When was the last time you told yourself “I’ll start tomorrow….”? It was probably recently. I used to tell myself that every single day, about healthy eating, working out, practicing mindfulness, telling someone I’m thinking about them. I still catch myself thinking it now.
Why do we do that? Why do we put it off, telling ourselves that instead of starting ourselves on a growth trajectory today, of taking that little step toward improvement, we’ll start tomorrow? Or maybe it’s not even tomorrow: maybe it’s once we finish this project, once we move to that new place, once we get to the next stage in our life. Then we’ll start. Then we’ll take the step to becoming healthier, happier, more productive, more positive, more comfortable in our skin.
I believe we do this because we’re scared. It is ‘safe’ to stay the same. Even if we don’t like the results we’re getting, we know what to expect if we keep doing what we’ve always done. Our egos don’t want us to change: they have a way of pulling us back. If we want to achieve greatness, to become a better, happier version of ourselves, our egos will try to sabotage us. What if we don’t actually get what we want by doing what we set out to do? What if we are disappointed? What if we fail?
We sabotage ourselves by thinking this way, by staying small and not going for what we want. After having talked to many people about their health and life goals, I have encountered deep desire to make a change, but also countless objections to doing it, and they usually revolve around this fear of commitment. They are not objections to getting the results they want or a desire to improve themselves. They are objections to committing to something that will change their way of doing things, shift the way they’ve always been, differ from the way their friends are.
The most common objections I hear are about time and money, which are both branches of commitment. Many of us think we don’t have the time to do something because the ego says we don’t. We tell ourselves there is not enough time in the day to get that done, that we have too many things to do to take care of ourselves, to invest in ourselves. We give our time to others, to watching Netflix, to Buzzfeed quizzes, to school work, to our jobs, to extracurriculars that will build our resumes, but we don’t invest our time in what will make us healthier, happier, better people, more productive, or more purposeful.
We also don’t think we have the money to invest in our own growth. Instead of investing our money on our growth trajectory, we spend it on things that bring us fleeting happiness or help us cope with outside influences. We stay at the same earning potential at a job, spending sick days and not getting promoted or making the money we could because we’re too tired to function at peak performance. We spend our money on coffee, alcohol, eating out, clothes, ubers, painkillers, weed, hangover cures, and quick fixes, but we have an inherent barrier to spending money on actually getting to the results we so deeply desire.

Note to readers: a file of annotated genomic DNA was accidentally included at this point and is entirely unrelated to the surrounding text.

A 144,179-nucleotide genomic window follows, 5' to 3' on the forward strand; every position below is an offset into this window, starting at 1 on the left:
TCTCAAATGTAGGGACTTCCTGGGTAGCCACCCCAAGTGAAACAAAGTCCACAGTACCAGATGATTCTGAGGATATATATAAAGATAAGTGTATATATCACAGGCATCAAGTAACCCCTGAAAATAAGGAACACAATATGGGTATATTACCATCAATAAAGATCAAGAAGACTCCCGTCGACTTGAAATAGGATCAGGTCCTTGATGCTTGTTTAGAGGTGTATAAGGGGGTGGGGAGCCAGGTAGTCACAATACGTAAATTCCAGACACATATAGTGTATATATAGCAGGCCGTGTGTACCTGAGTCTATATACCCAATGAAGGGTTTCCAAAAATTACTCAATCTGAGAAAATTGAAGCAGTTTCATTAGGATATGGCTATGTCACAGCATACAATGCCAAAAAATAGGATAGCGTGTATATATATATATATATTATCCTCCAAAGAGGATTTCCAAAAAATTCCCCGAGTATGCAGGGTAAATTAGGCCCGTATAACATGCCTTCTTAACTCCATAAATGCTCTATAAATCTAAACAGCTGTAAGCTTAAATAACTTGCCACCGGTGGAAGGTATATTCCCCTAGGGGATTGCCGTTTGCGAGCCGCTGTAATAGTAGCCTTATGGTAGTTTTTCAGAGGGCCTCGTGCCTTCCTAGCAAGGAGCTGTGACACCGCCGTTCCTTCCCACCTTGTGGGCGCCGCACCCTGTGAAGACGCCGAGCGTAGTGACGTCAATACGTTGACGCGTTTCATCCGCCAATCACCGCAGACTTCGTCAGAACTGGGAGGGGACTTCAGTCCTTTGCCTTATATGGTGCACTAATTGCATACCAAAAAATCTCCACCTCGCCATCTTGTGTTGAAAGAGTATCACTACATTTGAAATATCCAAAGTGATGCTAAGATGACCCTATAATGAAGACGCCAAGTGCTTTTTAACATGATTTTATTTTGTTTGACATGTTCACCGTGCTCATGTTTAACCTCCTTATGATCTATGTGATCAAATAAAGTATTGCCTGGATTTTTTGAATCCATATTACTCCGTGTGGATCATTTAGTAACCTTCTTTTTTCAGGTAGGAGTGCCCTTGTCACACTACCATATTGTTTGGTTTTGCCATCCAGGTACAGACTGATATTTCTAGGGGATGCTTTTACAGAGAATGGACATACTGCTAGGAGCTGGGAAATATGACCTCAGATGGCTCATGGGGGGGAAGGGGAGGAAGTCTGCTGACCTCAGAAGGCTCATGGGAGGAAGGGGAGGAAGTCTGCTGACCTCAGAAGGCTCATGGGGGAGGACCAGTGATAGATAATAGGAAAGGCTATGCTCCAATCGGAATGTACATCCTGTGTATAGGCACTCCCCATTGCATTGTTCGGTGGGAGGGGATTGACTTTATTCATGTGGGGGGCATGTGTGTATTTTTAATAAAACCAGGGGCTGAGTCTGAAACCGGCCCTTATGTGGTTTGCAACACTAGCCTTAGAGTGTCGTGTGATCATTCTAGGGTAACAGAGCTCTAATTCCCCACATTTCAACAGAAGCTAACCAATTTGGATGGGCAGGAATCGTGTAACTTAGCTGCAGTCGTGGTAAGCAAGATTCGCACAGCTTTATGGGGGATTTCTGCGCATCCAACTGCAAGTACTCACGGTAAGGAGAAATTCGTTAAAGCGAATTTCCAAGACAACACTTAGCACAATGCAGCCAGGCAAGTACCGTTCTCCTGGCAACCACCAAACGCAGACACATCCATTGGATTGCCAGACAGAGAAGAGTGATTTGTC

This is not the fault of any individual, but rather the fault of society, of the culture in which we’re steeping. It is okay and encouraged to invest in stocks, in real estate, in monetary things that are out of our control, but it is not okay to invest in our own growth. We think that if we want something badly enough, we should be able to just do it ourselves. We should have the discipline to get healthy on our own, to look and feel the way we want and achieve true happiness through willpower and determination. But this isn’t true. We all need help, as we are social creatures and need the support of others in order to achieve our goals. And unfortunately, the habits of those around us are usually just as toxic as our own (if not more), and are not helping us get any better. By investing the time and money it takes to commit to improving ourselves now and get the help we need, we can design the future we want. We can try to do it on our own, but our lives will only be that much harder, and the results will be that much further out of our reach.
We tell ourselves: “Once I do this…, get to this stage in my life…, move here…, finish this project…, THEN I’ll start the next step in my life, the next step toward growth, toward health, toward happiness.”
The next time you find yourself saying these things, ask yourself: why wait? What are you gaining from waiting? If you keep doing what you’ve been doing, will you keep getting what you’ve been getting? Is that enough for you anymore? Or do you want to move past the old you into the new you, the healthier you, the happier, more purposeful and passionate you?
The time is now to take your future into your hands. If you don’t want to continue getting what you’ve been getting out of your life, your health, your relationships, your time, your body, your mind, your soul, you can’t keep doing what you’ve been doing.
So take that first step, and start moving into your potential.